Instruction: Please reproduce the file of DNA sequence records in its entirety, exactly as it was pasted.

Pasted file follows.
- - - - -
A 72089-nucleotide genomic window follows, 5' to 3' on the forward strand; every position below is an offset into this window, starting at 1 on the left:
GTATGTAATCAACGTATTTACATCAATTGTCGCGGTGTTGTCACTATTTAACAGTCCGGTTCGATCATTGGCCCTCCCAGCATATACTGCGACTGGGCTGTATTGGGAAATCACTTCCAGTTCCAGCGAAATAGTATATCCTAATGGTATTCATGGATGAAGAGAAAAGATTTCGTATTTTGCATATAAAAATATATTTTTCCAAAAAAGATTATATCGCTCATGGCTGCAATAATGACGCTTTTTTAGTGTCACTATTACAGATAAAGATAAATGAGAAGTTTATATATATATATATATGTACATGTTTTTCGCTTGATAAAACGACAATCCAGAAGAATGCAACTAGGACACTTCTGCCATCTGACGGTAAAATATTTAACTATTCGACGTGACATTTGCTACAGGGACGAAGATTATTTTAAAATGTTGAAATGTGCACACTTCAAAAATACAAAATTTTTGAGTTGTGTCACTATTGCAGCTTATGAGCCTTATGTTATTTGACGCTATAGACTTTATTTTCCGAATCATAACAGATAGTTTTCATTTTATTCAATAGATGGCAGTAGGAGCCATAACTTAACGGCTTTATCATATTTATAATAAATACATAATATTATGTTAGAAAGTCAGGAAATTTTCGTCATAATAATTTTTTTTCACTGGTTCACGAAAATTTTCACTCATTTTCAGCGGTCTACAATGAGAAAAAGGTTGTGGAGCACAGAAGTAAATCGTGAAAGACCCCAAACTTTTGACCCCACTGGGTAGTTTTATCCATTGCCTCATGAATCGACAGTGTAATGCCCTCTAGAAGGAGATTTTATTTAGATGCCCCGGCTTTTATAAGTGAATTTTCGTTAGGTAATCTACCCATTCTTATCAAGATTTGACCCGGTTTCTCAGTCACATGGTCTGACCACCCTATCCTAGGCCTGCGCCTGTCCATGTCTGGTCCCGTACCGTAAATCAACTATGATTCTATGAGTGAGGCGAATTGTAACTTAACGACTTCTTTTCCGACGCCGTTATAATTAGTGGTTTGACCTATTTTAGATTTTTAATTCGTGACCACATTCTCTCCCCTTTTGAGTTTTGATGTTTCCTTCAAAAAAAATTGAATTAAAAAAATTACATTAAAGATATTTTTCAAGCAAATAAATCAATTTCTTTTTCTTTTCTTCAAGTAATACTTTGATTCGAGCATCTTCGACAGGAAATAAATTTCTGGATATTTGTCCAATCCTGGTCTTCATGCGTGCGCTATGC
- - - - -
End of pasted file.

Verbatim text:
A 72089-nucleotide genomic window follows, 5' to 3' on the forward strand; every position below is an offset into this window, starting at 1 on the left:
GTATGTAATCAACGTATTTACATCAATTGTCGCGGTGTTGTCACTATTTAACAGTCCGGTTCGATCATTGGCCCTCCCAGCATATACTGCGACTGGGCTGTATTGGGAAATCACTTCCAGTTCCAGCGAAATAGTATATCCTAATGGTATTCATGGATGAAGAGAAAAGATTTCGTATTTTGCATATAAAAATATATTTTTCCAAAAAAGATTATATCGCTCATGGCTGCAATAATGACGCTTTTTTAGTGTCACTATTACAGATAAAGATAAATGAGAAGTTTATATATATATATATATGTACATGTTTTTCGCTTGATAAAACGACAATCCAGAAGAATGCAACTAGGACACTTCTGCCATCTGACGGTAAAATATTTAACTATTCGACGTGACATTTGCTACAGGGACGAAGATTATTTTAAAATGTTGAAATGTGCACACTTCAAAAATACAAAATTTTTGAGTTGTGTCACTATTGCAGCTTATGAGCCTTATGTTATTTGACGCTATAGACTTTATTTTCCGAATCATAACAGATAGTTTTCATTTTATTCAATAGATGGCAGTAGGAGCCATAACTTAACGGCTTTATCATATTTATAATAAATACATAATATTATGTTAGAAAGTCAGGAAATTTTCGTCATAATAATTTTTTTTCACTGGTTCACGAAAATTTTCACTCATTTTCAGCGGTCTACAATGAGAAAAAGGTTGTGGAGCACAGAAGTAAATCGTGAAAGACCCCAAACTTTTGACCCCACTGGGTAGTTTTATCCATTGCCTCATGAATCGACAGTGTAATGCCCTCTAGAAGGAGATTTTATTTAGATGCCCCGGCTTTTATAAGTGAATTTTCGTTAGGTAATCTACCCATTCTTATCAAGATTTGACCCGGTTTCTCAGTCACATGGTCTGACCACCCTATCCTAGGCCTGCGCCTGTCCATGTCTGGTCCCGTACCGTAAATCAACTATGATTCTATGAGTGAGGCGAATTGTAACTTAACGACTTCTTTTCCGACGCCGTTATAATTAGTGGTTTGACCTATTTTAGATTTTTAATTCGTGACCACATTCTCTCCCCTTTTGAGTTTTGATGTTTCCTTCAAAAAAAATTGAATTAAAAAAATTACATTAAAGATATTTTTCAAGCAAATAAATCAATTTCTTTTTCTTTTCTTCAAGTAATACTTTGATTCGAGCATCTTCGACAGGAAATAAATTTCTGGATATTTGTCCAATCCTGGTCTTCATGCGTGCGCTATGC